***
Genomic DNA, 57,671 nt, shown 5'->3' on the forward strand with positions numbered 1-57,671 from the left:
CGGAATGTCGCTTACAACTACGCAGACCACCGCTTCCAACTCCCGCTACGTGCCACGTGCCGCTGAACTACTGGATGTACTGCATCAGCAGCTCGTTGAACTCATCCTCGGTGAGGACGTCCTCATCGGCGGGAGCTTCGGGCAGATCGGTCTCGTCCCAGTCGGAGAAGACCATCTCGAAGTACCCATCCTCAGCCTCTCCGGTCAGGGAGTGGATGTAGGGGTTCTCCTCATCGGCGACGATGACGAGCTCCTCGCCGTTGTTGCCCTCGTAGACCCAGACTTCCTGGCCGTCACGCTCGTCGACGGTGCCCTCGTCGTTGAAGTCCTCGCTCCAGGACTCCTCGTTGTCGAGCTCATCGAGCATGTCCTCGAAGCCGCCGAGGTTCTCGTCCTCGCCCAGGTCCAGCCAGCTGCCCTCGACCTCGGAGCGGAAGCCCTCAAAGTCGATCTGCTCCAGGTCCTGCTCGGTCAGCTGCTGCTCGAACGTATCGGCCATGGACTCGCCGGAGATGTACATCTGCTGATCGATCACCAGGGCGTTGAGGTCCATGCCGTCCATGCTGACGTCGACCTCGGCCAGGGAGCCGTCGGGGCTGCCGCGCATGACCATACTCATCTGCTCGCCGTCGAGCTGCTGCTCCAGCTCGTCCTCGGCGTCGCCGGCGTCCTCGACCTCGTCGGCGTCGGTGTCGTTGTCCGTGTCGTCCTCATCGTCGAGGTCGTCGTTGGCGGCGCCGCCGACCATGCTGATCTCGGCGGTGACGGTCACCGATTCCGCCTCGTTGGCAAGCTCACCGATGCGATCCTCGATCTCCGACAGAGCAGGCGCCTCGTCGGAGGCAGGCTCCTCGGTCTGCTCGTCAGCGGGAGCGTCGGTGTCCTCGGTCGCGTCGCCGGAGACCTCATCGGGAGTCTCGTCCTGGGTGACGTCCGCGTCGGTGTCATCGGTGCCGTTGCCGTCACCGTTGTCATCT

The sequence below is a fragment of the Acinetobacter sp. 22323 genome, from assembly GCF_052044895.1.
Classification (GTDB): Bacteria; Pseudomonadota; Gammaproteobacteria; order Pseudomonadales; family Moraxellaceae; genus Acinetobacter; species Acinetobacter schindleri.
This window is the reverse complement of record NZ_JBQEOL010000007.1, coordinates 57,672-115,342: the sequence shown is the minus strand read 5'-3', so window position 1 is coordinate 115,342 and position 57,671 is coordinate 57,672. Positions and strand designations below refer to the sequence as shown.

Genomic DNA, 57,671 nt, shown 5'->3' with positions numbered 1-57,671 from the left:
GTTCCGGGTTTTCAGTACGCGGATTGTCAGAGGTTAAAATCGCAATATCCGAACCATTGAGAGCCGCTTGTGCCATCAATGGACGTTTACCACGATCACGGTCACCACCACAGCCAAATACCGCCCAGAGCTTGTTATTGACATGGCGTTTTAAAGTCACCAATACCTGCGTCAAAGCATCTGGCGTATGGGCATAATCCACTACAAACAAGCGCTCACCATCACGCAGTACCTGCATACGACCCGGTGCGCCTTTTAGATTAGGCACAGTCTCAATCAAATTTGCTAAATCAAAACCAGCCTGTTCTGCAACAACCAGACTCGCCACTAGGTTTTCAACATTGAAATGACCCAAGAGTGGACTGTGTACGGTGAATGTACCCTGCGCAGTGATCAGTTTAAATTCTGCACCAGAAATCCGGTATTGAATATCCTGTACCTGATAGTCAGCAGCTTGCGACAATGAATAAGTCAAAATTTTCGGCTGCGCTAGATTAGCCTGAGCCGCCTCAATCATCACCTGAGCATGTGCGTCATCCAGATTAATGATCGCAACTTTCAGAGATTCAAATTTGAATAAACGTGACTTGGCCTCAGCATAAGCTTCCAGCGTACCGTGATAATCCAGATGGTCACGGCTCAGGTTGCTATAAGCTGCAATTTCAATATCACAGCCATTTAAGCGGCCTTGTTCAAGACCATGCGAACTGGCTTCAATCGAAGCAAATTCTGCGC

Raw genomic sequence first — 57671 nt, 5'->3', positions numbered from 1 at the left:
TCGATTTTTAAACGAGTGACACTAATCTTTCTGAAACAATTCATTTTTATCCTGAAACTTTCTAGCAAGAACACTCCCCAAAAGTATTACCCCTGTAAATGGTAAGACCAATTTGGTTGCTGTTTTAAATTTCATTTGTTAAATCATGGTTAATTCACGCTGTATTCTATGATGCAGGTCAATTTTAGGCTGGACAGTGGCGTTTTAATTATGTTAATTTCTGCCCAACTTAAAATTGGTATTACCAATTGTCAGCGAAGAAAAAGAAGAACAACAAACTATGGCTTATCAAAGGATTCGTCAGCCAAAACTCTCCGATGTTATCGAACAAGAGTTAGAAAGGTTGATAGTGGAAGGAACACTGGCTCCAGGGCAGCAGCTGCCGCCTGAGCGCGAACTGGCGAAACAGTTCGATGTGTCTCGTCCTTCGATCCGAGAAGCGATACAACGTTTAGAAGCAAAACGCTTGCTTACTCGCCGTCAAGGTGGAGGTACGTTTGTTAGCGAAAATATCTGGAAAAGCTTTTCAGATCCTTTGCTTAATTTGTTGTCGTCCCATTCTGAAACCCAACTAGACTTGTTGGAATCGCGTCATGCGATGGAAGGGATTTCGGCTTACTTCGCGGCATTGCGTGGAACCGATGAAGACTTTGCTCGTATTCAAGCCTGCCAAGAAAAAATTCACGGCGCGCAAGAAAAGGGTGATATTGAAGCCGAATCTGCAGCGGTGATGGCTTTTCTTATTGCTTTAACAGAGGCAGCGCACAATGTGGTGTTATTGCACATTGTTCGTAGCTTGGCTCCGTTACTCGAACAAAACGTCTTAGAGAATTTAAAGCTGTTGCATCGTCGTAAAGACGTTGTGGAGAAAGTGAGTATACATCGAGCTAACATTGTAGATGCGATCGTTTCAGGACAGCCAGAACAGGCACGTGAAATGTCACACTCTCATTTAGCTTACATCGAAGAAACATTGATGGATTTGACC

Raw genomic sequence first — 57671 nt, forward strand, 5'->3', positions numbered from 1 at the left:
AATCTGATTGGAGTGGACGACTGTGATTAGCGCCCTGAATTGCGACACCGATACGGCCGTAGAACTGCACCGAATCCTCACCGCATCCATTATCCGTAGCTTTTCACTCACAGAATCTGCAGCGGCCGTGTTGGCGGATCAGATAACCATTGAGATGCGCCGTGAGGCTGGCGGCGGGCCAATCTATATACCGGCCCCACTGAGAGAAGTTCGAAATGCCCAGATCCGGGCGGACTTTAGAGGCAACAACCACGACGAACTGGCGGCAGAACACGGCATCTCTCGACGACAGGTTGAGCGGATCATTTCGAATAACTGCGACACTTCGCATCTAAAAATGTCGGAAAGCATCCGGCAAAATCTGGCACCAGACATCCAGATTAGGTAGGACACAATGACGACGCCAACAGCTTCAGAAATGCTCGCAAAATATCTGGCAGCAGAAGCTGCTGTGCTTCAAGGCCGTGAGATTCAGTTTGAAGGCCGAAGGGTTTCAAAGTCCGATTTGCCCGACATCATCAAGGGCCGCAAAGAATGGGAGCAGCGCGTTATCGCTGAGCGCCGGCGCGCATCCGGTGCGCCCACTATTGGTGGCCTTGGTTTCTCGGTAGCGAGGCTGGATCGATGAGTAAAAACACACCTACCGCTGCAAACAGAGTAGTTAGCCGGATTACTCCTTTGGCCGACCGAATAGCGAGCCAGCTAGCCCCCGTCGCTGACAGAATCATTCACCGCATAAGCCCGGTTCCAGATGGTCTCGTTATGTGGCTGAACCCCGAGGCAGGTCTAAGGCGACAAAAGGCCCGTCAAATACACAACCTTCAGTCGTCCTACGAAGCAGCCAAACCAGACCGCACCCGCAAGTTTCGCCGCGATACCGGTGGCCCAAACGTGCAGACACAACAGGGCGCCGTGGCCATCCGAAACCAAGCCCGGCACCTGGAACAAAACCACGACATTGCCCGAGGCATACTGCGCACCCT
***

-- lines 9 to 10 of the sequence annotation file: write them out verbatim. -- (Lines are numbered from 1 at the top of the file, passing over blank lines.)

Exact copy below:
TCGATTTTTAAACGAGTGACACTAATCTTTCTGAAACAATTCATTTTTATCCTGAAACTTTCTAGCAAGAACACTCCCCAAAAGTATTACCCCTGTAAATGGTAAGACCAATTTGGTTGCTGTTTTAAATTTCATTTGTTAAATCATGGTTAATTCACGCTGTATTCTATGATGCAGGTCAATTTTAGGCTGGACAGTGGCGTTTTAATTATGTTAATTTCTGCCCAACTTAAAATTGGTATTACCAATTGTCAGCGAAGAAAAAGAAGAACAACAAACTATGGCTTATCAAAGGATTCGTCAGCCAAAACTCTCCGATGTTATCGAACAAGAGTTAGAAAGGTTGATAGTGGAAGGAACACTGGCTCCAGGGCAGCAGCTGCCGCCTGAGCGCGAACTGGCGAAACAGTTCGATGTGTCTCGTCCTTCGATCCGAGAAGCGATACAACGTTTAGAAGCAAAACGCTTGCTTACTCGCCGTCAAGGTGGAGGTACGTTTGTTAGCGAAAATATCTGGAAAAGCTTTTCAGATCCTTTGCTTAATTTGTTGTCGTCCCATTCTGAAACCCAACTAGACTTGTTGGAATCGCGTCATGCGATGGAAGGGATTTCGGCTTACTTCGCGGCATTGCGTGGAACCGATGAAGACTTTGCTCGTATTCAAGCCTGCCAAGAAAAAATTCACGGCGCGCAAGAAAAGGGTGATATTGAAGCCGAATCTGCAGCGGTGATGGCTTTTCTTATTGCTTTAACAGAGGCAGCGCACAATGTGGTGTTATTGCACATTGTTCGTAGCTTGGCTCCGTTACTCGAACAAAACGTCTTAGAGAATTTAAAGCTGTTGCATCGTCGTAAAGACGTTGTGGAGAAAGTGAGTATACATCGAGCTAACATTGTAGATGCGATCGTTTCAGGACAGCCAGAACAGGCACGTGAAATGTCACACTCTCATTTAGCTTACATCGAAGAAACATTGATGGATTTGACC

Raw genomic sequence first — 57671 nt, forward strand, 5'->3', positions numbered from 1 at the left: